Homelessness is on the rise in the UK. Along with the causes that are becoming more apparent everyday throughout the UK, the effects this has on the people who experience homeless can almost be too large to report. We will talk about homelessness, the causes, the effects, children who become homeless and the ways some organisations and charities are helping to prevent it or help those who are already homeless.
The four types of homelessness
According to Crisis there are four types of homelessness:
Rough sleeping is the most visible and dangerous form of homelessness. The more time someone is rough sleeping the more likely they are to face problems such as, mental health issues, trauma and drug problems.
Local authorities have a duty to find and secure a home for some groups. This is often referred to as the main homelessness duty.
To be legally defined as homeless you must either lack a secure place to live or not reasonably be able to stay in your current place. Authorities may initially provide temporary accommodation to those who meet a certain criterion, for example those with children.
Many people who are not entitled to help with housing, or who don’t approach authorities for help, aren’t counted in statistics. Many find themselves living in hostels, squats or B&Bs, in overcrowded accommodation or ‘concealed’ housing, such as on sofas or floors of people they know.
At risk of homelessness
Some people are more at risk of being pushed into homelessness. People in lower paying jobs, those already living in poverty and those who are living in poor quality or insecure housing are more likely to experience homelessness.
What causes homelessness in the UK?
When a family loses their home, it is undoubtably one of the worst things to happen. Homelessness frequently occurs because of many circumstances, such as a failed relationship, debt, which can be caused deteriorating mental health and can certainly make it worst, rising costs and other social and national issues. There are of course other mitigating factors, but the few we have listed are found to be some of the biggest contributors.
According to councils, benefits freezes, skyrocketing food and energy costs, with the repeal of Covid eviction prohibitions would result in a “tidal wave” of need that will increase the number of homeless people in England by a third by 2024.
Homelessness in numbers
According to Local Government Association since 2010 there has been a rise in homelessness in the UK. The estimated number of people who are homeless in the UK now is around 227,000 which is a huge jump in number from 207,600 in 2018. For many experts this a very worrying trend and as the cost of living goes up and wage increases freeze, it will be inevitable that people will find themselves in financial hardship and face the possibility of being homeless.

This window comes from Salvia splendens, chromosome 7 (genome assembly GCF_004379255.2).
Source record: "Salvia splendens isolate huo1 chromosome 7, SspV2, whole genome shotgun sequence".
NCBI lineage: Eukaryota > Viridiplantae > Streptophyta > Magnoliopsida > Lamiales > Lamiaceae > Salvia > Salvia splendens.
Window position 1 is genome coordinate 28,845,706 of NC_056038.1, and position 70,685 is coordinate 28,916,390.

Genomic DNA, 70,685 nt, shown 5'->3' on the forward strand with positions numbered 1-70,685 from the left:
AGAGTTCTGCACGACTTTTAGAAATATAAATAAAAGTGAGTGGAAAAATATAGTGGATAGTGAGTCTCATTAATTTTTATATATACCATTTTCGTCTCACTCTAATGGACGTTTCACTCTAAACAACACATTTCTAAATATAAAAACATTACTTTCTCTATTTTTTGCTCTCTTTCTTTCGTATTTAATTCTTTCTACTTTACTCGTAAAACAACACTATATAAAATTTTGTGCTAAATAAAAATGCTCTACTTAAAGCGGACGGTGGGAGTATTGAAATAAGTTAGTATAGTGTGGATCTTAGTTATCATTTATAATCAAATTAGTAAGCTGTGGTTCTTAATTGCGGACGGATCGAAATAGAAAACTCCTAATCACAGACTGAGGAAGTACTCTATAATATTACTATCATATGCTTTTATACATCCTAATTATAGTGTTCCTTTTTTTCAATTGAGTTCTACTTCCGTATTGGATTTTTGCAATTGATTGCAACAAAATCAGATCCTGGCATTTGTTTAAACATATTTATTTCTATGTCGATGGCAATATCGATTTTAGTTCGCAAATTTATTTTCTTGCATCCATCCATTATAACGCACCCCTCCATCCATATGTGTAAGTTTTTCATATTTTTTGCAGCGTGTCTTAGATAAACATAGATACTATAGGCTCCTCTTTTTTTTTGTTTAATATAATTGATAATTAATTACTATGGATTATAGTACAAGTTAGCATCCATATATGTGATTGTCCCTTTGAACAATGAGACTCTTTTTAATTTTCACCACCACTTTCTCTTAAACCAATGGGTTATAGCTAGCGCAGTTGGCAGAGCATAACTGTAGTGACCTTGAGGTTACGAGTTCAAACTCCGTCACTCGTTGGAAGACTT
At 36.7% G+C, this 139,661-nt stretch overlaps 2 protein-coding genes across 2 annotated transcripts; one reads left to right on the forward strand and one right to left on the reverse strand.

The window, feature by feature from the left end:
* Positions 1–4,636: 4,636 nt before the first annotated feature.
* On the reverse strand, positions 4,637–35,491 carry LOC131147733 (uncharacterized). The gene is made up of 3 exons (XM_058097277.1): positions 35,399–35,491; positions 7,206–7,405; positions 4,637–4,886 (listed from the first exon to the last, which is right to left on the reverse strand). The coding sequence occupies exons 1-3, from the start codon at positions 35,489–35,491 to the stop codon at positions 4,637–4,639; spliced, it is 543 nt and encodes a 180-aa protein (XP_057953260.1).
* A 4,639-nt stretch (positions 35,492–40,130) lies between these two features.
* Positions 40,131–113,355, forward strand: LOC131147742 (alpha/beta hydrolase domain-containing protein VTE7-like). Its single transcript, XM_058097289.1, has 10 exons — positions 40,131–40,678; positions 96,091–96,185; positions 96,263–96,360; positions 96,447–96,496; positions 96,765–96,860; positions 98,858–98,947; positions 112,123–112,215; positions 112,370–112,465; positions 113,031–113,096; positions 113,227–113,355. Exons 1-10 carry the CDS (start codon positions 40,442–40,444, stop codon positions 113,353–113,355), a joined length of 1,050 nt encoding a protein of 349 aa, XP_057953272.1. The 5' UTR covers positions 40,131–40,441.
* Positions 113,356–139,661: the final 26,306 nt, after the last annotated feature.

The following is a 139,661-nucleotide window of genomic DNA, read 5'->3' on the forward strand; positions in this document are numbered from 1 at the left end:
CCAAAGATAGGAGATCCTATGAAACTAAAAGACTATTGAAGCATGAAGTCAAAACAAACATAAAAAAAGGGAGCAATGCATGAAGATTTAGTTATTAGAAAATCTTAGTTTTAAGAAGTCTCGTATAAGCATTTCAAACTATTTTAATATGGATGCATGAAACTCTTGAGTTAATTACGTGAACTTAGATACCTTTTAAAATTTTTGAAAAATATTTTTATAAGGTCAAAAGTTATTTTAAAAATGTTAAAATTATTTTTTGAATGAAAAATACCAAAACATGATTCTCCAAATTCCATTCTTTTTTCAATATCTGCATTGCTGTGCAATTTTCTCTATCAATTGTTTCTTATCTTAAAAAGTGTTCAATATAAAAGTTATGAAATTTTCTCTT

Homelessness and mental health
People who experience homelessness have been reported to have worse health and wellbeing than the housed population of the UK.
Those who are homeless frequently face the most severe health problems and the longer a person stays homeless, especially after they reach early adulthood, the greater the risk to their health and wellbeing. Though this is not always the case, and you obviously don’t have to be homeless to experience mental health problems, research has shown that this can be a contributing or worsening factor.
Homelessness and children
The Temple Street report notes that homelessness affects “every aspect of a child’s life from conception to adolescence” and that “the experience of homelessness impacts a child’s physical, emotional, cognitive, social and behavioural development.” They also note that the effects of homelessness begin “long before the child is born.” Malnutrition during pregnancy affects the child’s future because of its adverse health effects. Homeless women face many obstacles to a healthy pregnancy, including lack of antenatal care.
It has been reported that children and young people who are homeless are more prone to feel anxiety and stress, which can lead to depression and behavioural problems. These issues can then follow the individuals into adulthood, without the early intervention from support groups and charities, the problems that start with young homelessness can escalate into a larger problem for the individual.
What is being done about homelessness in the UK?
The Homelessness Reduction Act of 2017 will make it easier for all households at risk of homelessness to receive assistance from local housing authorities and will mandate earlier action to avoid homelessness. This offers a genuine chance to lessen homelessness, especially for groups who have historically had difficulty accessing resources. Success depends largely on the availability of adequate resources, genuinely affordable rental housing, and a widespread willingness among local system officials to contribute to prevention. Many argue that this act is not going far enough is not delving into some of the deeper set issues of why people become homeless but instead trying to offer an easy solution to the homelessness in the UK.
This is why many charities such as Crisis are supporting thousands of homeless people and homeless families every year by providing them the services they need to be able to find new homes, new employment opportunities or are helping to keep them safe whilst living without a home.
Homelessness is every town in the UK and some people wrongly assume that it must have been ‘their fault’ and ‘they are not trying’. This is a long way from the truth and the reality of the situation and more needs to be done to ensure that those who are homeless or at risk of becoming homeless and offered the best support and guidance.